Thursday, November 7, 2013

SLLO Where are They Now: Dedicating Time to SLLO

As a graduate student, my use of SLLO, best described as restricted exploration, was challenged by limited hours, stress from classes, and 9-month stents with a specific organization. Given those constraints, I have still been able to utilize several tools effectively and seen significant impacts.

Having been exposed to SLLO (without knowing it) as an undergraduate student and getting the opportunity to attend a SLLO orientation at the start of my graduate assistantship with Student Activities, I was eager to test the waters of student leader learning. I spent the first year of my assistantship advising a freshmen mentorship organization. With a moderately sized executive staff of fifteen students, I primarily utilized 1-minute papers (or more accurately, note cards) to encourage the staff to reflect on two key areas: 1) the impact they wanted to make on the organization and 2) the personal growth they wanted to achieve as a result of their work with the organization. I also worked with my chief student leader attempting to work through a rubric but struggled with buy-in from the student. I found the 1-minute papers to be moderately effective as we revisited different ones throughout the year.

As I, myself, reflected on my year in the shallow end of SLLO, I discovered two key obstacles. I struggled to obtain buy-in from students, which I believe to be a product of my limited time with them. I also found my intentionality to be lacking. With these two obstacles in mind, I set some goals for my advising position with a different organization the following year. I resolved to be more intentional in planning out how I would use SLLO tools and more receptive to my students’ reactions to the tools I introduced.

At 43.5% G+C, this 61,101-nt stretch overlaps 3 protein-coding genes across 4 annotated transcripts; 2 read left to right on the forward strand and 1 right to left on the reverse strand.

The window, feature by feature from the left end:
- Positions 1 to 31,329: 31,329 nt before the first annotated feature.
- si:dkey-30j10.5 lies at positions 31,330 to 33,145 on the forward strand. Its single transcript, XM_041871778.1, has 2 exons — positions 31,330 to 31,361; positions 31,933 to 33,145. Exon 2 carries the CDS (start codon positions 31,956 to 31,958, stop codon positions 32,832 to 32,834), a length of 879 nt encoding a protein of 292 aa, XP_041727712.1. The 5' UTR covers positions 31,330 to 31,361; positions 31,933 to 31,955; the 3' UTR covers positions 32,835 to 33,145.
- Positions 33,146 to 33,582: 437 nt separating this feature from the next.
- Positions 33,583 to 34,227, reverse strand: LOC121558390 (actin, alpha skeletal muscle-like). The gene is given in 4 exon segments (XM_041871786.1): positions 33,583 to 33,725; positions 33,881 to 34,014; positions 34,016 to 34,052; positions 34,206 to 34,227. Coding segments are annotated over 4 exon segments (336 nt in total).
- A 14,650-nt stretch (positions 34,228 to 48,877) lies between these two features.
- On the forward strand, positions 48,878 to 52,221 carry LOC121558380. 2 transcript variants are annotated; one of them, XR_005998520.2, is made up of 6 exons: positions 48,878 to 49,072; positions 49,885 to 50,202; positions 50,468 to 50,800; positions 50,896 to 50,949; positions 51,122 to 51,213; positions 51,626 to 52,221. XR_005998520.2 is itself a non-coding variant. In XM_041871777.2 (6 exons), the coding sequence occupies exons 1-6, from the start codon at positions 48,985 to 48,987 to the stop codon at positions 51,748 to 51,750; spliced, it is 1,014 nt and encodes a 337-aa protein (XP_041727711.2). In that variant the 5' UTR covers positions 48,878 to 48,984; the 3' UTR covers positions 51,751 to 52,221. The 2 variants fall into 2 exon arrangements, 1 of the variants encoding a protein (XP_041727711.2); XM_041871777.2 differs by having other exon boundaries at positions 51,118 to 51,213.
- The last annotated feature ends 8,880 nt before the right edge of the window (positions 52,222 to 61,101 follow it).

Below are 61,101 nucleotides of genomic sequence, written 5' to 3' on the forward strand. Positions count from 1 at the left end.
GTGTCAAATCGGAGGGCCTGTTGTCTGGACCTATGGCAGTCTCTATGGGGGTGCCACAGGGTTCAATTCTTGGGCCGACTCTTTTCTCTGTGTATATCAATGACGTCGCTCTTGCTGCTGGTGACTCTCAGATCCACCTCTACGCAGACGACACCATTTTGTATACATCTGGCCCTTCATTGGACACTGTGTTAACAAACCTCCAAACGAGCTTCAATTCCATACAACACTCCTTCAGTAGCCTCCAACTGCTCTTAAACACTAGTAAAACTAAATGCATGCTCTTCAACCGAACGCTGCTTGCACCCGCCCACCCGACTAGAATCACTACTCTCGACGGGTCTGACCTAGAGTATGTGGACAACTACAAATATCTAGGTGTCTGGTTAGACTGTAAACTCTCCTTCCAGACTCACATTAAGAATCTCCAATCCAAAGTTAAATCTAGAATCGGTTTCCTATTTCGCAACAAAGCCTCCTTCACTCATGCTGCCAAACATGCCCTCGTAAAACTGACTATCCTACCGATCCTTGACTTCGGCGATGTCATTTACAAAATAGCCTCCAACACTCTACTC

During the second year of my assistantship, I stuck with the same tools as before; 1-minute papers and rubrics. The difference this year came from my goal of increasing intentionality with SLLO. I took time at the start of each semester to select 1-minute paper prompts to introduce throughout the year that related to their experiences with the organization at a specific time. For example, I prompted them to reflect on transition, both as it relates to the organization and to their life, in April.  I also exposed my chief student leader to all of the SLLO rubrics and outcomes, allowing that student to choose a rubric they wanted to work on. That ownership led to significant student investment and improvement in our work with the effective meetings rubric. In addition to 1-minute papers and rubrics, I also employed leadership moments in weekly director staff meetings, disguising them as “advisor times,” a seemingly more fun agenda item from the students’ perspective.

I achieved much more success with SLLO in my second year, compared to my first, and I found the main cause of that increased success to be intentionality.  I sacrificed extra time to give real thought and attention to finding the most impactful way I could incorporate SLLO into my advising experiences. That extra time made all the difference.

As I transition into my first full-time professional position, when it comes to SLLO, that extra time is what I will remember. I know the principles. I have been exposed to the tools. But, if I do not make time to be intentional with how I align my work with those principles, if I don’t take the time to strategically plan out how I will use the tools, my efforts will be, at best, diluted. And, while students will change and my personalized style with SLLO will develop, without the dedicated time and attention, my student impact suffers. Time will tell exactly how I use SLLO in my next role, but the one certainty I know and keep in those regards is that time will be spent to intentionally figure that out.

- Leo Young

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